BERKELEY, CA - NOVEMBER 28:  Noah Westerfield #33 of the California Golden Bears runs onto the field prior to the start of an NCAA football game against the Arizona State Sun Devils at California Memorial Stadium on November 28, 2015 in Berkeley, California.  (Photo by Thearon W. Henderson/Getty Images)
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Former Washington quarterback great Marques Tuiasasopo is making his rounds through the entire Pac-12.

On Monday, California announced the hiring of the former Husky to coach the Bears’ quarterbacks and serve as the team’s passing game coordinator. Tuiasasopo served in the same capacity for UCLA last season, and previously worked alongside Golden Bears head coach Justin Wilcox at USC and his alma mater.

“It is important that the coaches on our staff have strong connections on the West Coast and Marques certainly has been a fixture in the football world on this side of the country for a long time,” Wilcox said in a statement. “The connections he has made over the years along with his familiarity with the Pac-12 will pay tremendous dividends for us in recruiting. Also, having been a former player he understands the game from the players’ perspective quite well and is enthusiastic on imparting the knowledge he has gained as both a player and young assistant coach to our players.”

Tuisasopo jumped into coaching as a strength and conditioning assistant at Washington in 2009, then moved on-the-field as an intern and later tight ends coach at UCLA.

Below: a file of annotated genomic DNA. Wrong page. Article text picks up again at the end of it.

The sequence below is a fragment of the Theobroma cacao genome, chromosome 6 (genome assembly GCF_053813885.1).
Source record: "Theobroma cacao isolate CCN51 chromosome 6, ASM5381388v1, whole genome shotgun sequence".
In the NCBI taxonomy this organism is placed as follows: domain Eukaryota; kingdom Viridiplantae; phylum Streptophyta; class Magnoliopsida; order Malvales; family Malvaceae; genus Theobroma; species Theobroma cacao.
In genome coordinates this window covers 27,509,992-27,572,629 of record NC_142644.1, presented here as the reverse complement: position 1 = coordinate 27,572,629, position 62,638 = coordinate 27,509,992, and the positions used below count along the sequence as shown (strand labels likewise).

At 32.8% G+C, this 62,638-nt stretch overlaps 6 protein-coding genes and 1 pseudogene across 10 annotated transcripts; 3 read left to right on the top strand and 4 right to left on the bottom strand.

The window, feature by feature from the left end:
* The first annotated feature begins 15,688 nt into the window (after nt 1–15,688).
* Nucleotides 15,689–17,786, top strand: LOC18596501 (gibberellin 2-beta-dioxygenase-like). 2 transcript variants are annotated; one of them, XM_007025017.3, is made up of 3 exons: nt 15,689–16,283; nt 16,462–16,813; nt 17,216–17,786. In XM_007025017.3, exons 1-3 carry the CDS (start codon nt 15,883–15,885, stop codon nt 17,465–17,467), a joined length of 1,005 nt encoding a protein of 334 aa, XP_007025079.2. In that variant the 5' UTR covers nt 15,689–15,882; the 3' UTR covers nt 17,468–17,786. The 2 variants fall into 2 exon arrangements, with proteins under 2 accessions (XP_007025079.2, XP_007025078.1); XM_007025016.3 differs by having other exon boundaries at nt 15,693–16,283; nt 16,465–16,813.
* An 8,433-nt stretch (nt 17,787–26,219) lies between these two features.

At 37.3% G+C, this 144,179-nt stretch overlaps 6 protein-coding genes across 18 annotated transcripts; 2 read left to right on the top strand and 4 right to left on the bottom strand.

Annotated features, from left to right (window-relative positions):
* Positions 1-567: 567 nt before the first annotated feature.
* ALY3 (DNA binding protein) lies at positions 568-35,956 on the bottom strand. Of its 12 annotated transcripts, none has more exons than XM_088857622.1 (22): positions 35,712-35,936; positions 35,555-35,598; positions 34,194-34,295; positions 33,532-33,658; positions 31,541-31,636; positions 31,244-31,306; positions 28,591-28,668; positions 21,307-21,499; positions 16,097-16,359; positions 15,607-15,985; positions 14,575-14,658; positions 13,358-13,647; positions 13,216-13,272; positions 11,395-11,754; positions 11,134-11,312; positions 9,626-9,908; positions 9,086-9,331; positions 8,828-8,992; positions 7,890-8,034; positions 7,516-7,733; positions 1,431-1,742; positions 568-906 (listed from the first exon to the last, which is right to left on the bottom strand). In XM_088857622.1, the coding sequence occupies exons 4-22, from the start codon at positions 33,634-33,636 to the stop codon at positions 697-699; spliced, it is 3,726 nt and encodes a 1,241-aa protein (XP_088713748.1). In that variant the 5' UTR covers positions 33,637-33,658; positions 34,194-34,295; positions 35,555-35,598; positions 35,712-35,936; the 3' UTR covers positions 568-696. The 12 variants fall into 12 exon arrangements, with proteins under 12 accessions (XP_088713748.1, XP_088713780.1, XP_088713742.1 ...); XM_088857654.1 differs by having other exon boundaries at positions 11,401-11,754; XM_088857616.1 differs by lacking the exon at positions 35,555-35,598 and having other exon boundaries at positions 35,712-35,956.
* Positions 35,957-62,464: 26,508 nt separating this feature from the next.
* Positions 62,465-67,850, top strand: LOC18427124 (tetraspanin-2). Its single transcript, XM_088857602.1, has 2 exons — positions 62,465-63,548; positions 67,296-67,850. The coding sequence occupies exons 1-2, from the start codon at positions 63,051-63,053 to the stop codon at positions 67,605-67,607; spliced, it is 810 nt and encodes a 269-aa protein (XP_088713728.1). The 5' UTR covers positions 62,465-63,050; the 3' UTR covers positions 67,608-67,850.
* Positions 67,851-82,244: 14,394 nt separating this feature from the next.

“I’m really excited to be joining the Cal football family and to be coaching with Justin Wildox again,” Tuiasosopo said. “Justin is a great coach and an even better person. I look forward to working with the new coaching staff that is being put together at Cal and tapping into the program’s rich football history, building off that and bringing championship football back to this great University.”

Tuiasasopo spent four years as a quarterback at Washington, ending his run with an eighth-place finish in the 2000 Heisman Trophy voting, a Pac-10 Offensive Player of the Year award and a Rose Bowl MVP trophy, leading the Huskies to the No. 3 final AP ranking, which still stands as the program’s highest year-end ranking since their 1991 national championship. He left school as the Huskies’ all-time leader in total offense and become the first college quarterback ever to throw for 300 yards and rush for 200 in the same game.

 

Cal reportedly hires former Fresno State head coach Tim DeRuyter to head defense

LINCOLN, NE - SEPTEMBER 03: Head coach Tim DeRuyter of the Fresno State Bulldogs watches action against the Nebraska Cornhuskers at Memorial Stadium on September 3, 2016 in Lincoln, Nebraska. Nebraska defeated Fresno State 43-10.  (Photo by Steven Branscombe/Getty Images)
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California will hire former Fresno State head coach Tim DeRuyter to serve as its defensive coordinator, according to multiple reports out Monday.

DeRuyter, of course, was the Bulldogs’ head coach through mid-October, where he was let go after starting with a 1-7 record. Prior to that, he led Fresno State to the 2013 Mountain West championship and shares of the MW West Division crown in 2012 and ’14. (And then Derek Carr graduated.)

A longtime defensive coordinator, DeRuyter previously served in that same post at Ohio, Navy, Nevada, Air Force and Texas A&M.

Gorley writes DeRuyter will be asked to transition the Bears from a 4-3 to a 3-4 alignment, a task he’s successfully completed in the past. He would take over a defense that finished last season ranking 122nd in yards per play allowed and second-to-last in scoring.